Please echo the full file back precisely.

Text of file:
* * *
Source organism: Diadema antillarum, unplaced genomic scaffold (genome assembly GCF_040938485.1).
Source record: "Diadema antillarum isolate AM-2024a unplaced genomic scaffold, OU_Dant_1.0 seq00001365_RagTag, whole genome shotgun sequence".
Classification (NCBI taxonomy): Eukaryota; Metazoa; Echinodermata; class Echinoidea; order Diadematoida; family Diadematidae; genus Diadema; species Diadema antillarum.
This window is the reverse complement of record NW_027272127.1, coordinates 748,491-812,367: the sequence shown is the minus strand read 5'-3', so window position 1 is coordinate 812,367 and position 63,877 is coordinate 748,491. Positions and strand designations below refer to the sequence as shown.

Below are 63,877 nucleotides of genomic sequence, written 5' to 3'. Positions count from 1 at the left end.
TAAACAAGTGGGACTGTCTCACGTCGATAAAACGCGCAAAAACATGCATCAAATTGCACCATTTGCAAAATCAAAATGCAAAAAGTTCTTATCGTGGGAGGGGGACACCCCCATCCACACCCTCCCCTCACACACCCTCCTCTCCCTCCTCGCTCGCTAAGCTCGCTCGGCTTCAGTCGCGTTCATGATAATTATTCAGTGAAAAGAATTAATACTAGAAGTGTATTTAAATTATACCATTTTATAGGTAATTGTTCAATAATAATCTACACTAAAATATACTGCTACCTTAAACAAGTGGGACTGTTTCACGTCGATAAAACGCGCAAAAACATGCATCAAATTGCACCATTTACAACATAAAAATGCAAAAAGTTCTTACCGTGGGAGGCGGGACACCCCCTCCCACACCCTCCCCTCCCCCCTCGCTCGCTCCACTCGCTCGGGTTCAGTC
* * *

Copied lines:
Source organism: Diadema antillarum, unplaced genomic scaffold (genome assembly GCF_040938485.1).
Source record: "Diadema antillarum isolate AM-2024a unplaced genomic scaffold, OU_Dant_1.0 seq00001365_RagTag, whole genome shotgun sequence".
Classification (NCBI taxonomy): Eukaryota; Metazoa; Echinodermata; class Echinoidea; order Diadematoida; family Diadematidae; genus Diadema; species Diadema antillarum.
This window is the reverse complement of record NW_027272127.1, coordinates 748,491-812,367: the sequence shown is the minus strand read 5'-3', so window position 1 is coordinate 812,367 and position 63,877 is coordinate 748,491. Positions and strand designations below refer to the sequence as shown.

Below are 63,877 nucleotides of genomic sequence, written 5' to 3'. Positions count from 1 at the left end.
TAAACAAGTGGGACTGTCTCACGTCGATAAAACGCGCAAAAACATGCATCAAATTGCACCATTTGCAAAATCAAAATGCAAAAAGTTCTTATCGTGGGAGGGGGACACCCCCATCCACACCCTCCCCTCACACACCCTCCTCTCCCTCCTCGCTCGCTAAGCTCGCTCGGCTTCAGTCGCGTTCATGATAATTATTCAGTGAAAAGAATTAATACTAGAAGTGTATTTAAATTATACCATTTTATAGGTAATTGTTCAATAATAATCTACACTAAAATATACTGCTACCTTAAACAAGTGGGACTGTTTCACGTCGATAAAACGCGCAAAAACATGCATCAAATTGCACCATTTACAACATAAAAATGCAAAAAGTTCTTACCGTGGGAGGCGGGACACCCCCTCCCACACCCTCCCCTCCCCCCTCGCTCGCTCCACTCGCTCGGGTTCAGTC